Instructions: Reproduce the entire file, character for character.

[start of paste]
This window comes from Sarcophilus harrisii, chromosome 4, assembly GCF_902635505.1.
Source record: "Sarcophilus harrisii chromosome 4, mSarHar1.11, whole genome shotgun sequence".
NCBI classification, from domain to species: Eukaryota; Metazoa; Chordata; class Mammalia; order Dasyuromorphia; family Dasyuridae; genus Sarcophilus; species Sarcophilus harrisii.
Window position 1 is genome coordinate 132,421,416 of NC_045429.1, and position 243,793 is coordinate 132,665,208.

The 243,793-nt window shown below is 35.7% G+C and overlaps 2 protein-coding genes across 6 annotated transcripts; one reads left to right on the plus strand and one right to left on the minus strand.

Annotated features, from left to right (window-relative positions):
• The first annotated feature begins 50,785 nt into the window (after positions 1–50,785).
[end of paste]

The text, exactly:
This window comes from Sarcophilus harrisii, chromosome 4, assembly GCF_902635505.1.
Source record: "Sarcophilus harrisii chromosome 4, mSarHar1.11, whole genome shotgun sequence".
NCBI classification, from domain to species: Eukaryota; Metazoa; Chordata; class Mammalia; order Dasyuromorphia; family Dasyuridae; genus Sarcophilus; species Sarcophilus harrisii.
Window position 1 is genome coordinate 132,421,416 of NC_045429.1, and position 243,793 is coordinate 132,665,208.

The 243,793-nt window shown below is 35.7% G+C and overlaps 2 protein-coding genes across 6 annotated transcripts; one reads left to right on the plus strand and one right to left on the minus strand.

Annotated features, from left to right (window-relative positions):
• The first annotated feature begins 50,785 nt into the window (after positions 1–50,785).